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Archive for the 'Tuolumne River' Category

Mordor? More Like the Shire. See the Tuolumne NOW

April 10th, 2014 by Malina

aorafting_tuolumneriver_2014We are getting reports–and by “we are getting” I mean we know from our own eyeballs on the Tuolumne River this spring–that the Tuolumne is prettier right now than it has ever been.  Which is rather awesome given that the canyon experienced one of the worst fires in California history last summer.

Look for a detailed report on the canyon’s recovery soon; what you need to know right this instant is that the canyon is green, verdant, and covered in California poppies.  There are places where it looks like someone dropped a Paul Bunyon-sized packet of Mac n’ Cheese powder on the hillsides. Our guests last weekend enjoyed the spectacular show and so will you if you hop to it NOW and raft the T with us this weekend!  We still have some room but spots are limited so call now now now.  We’re here at (800) 247-2387.

Rim Fire Update: Tuolumne River’s Road to Recovery

January 16th, 2014 by Malina

AOrafting_rimfirejan14AO Rafting owner Scott A got the opportunity to check out the Tuolumne River canyon with the US Forest Service last week.  Although still closed to the general public, the Forest Service has been working on the access road to the Tuolumne put-in, and we were lucky enough to be invited along.  The excellent state of the road is a good indication of all the effort going into stabilizing and maintaining access to the wild lands burned by the Rim Fire.  Right now they are ahead of schedule on the road, and funding for their projects is good.

Scott reports that the canyon is certainly different and clearly experienced an historic event through the Rim Fire.  The contrast between the areas the fire somehow missed, and the areas it scorched, is stark. Since you can definitely see the fire damage from the river, and on the drive to put-in, rafting trips on the Tuolumne River in 2014 will be a great way to get a window into the canyon’s recovery process.  Right now the canyon looks pretty barren and brown as you can see from Scott’s pictures, but with just a little rain those hills will be green in no time.  Restoration of the larger flora like the pines, oaks, and manzanitas will take longer.  River trips are going to  the best way to be front and center to witness the process of the canyon’s gradual restoration.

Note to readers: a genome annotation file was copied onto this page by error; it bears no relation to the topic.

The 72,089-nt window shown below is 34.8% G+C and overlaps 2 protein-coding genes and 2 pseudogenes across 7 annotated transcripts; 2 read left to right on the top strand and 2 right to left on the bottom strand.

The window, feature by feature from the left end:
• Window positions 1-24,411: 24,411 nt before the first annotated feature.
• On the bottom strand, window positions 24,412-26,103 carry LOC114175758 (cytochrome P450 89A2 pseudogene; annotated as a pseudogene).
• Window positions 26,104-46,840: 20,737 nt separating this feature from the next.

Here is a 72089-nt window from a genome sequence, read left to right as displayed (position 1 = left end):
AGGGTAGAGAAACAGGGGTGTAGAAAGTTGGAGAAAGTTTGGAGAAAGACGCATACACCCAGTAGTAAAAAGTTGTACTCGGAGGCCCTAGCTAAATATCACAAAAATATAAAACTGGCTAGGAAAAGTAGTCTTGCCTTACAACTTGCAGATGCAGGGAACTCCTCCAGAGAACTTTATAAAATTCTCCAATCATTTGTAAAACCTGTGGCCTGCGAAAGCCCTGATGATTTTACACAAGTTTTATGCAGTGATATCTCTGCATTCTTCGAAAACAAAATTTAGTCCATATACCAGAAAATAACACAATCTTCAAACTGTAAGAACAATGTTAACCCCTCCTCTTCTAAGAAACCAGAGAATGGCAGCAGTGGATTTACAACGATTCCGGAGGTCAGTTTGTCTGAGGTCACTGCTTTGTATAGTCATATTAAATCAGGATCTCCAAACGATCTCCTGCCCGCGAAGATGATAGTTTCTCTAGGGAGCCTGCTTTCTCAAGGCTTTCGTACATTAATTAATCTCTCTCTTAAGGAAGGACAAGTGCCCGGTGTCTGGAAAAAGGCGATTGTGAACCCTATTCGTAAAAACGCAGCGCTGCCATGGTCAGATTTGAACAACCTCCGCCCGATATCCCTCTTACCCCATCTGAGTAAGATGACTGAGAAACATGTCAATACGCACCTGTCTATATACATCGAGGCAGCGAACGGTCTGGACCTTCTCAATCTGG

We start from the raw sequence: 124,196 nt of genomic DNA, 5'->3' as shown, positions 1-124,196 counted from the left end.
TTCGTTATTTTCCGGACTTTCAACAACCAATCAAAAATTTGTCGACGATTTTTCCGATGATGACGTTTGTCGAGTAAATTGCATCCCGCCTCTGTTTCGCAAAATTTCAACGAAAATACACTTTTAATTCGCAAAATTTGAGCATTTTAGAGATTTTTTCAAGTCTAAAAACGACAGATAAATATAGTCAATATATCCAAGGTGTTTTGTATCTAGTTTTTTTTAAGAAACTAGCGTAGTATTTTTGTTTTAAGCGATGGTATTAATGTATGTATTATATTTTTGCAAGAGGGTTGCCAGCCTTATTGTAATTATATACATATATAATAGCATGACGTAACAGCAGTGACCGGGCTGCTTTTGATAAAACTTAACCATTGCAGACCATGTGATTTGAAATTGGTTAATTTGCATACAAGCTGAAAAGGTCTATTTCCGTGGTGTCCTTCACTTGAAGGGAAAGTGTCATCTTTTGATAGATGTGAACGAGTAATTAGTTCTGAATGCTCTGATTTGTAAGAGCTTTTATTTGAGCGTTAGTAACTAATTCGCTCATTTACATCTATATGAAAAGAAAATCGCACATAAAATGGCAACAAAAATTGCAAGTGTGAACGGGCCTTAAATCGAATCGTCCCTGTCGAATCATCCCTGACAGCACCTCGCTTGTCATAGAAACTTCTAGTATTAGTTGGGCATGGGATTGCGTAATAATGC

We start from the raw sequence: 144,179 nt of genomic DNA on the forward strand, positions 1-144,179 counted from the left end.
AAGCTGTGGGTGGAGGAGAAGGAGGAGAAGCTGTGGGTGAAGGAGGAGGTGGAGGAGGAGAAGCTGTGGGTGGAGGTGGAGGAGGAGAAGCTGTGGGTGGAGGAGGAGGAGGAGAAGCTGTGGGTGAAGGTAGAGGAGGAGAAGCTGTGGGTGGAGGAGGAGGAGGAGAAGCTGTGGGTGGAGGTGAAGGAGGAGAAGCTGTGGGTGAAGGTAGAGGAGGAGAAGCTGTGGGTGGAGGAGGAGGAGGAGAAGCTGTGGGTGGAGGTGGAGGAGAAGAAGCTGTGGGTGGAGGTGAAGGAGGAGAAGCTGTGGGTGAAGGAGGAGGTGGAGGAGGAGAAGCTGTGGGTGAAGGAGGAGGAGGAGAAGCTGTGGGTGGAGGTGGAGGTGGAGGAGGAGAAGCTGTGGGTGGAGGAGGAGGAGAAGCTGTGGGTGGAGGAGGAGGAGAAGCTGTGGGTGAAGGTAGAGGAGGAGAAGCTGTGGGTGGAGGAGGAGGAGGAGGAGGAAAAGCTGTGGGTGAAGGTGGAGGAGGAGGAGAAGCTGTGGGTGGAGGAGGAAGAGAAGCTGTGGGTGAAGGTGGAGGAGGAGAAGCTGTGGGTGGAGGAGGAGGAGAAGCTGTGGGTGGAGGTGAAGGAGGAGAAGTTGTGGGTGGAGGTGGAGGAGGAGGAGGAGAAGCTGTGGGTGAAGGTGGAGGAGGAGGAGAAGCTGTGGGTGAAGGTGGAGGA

aorafting_rimfirejan14When it comes to predicting what trips will be like on the Tuolumne and Cherry Creek in 2014, it’s too early for specifics.  Due to water storage in upstream reservoirs there will be ample water for standard summer flows.  Spring flows, of course, depend on how the rest of the winter plays out in terms of snowpack.

AOrafting_rimfirejan14Obviously there’s no celebrating a calamity like the Rim Fire, but one thing that Scott noticed is a major reduction in Poison Oak and hey, even us nature lovers can’t help but crack a tiny smile thinking about that nasty plant getting a little lesson in humility!  Trips to the potty should be a little bit safer this summer, is all I’m sayin’. :)

aorafting_TU_jan14We’ll keep you up-to-date about the canyon’s progress, and, of course, when the 2014 rafting season on the Tuolumne and Cherry Creek opens.


Top: Looking upstream towards Lumsden Bridge, on Cherry Creek

Middle: The Tuolumne River Canyon

Second from Bottom: Merel’s Pool, the put-in for the Tuolumne River

Bottom: Driving to put-in with the Forest Service

Have a Cocktail, Support Tuolumne River Recovery!

September 16th, 2013 by Malina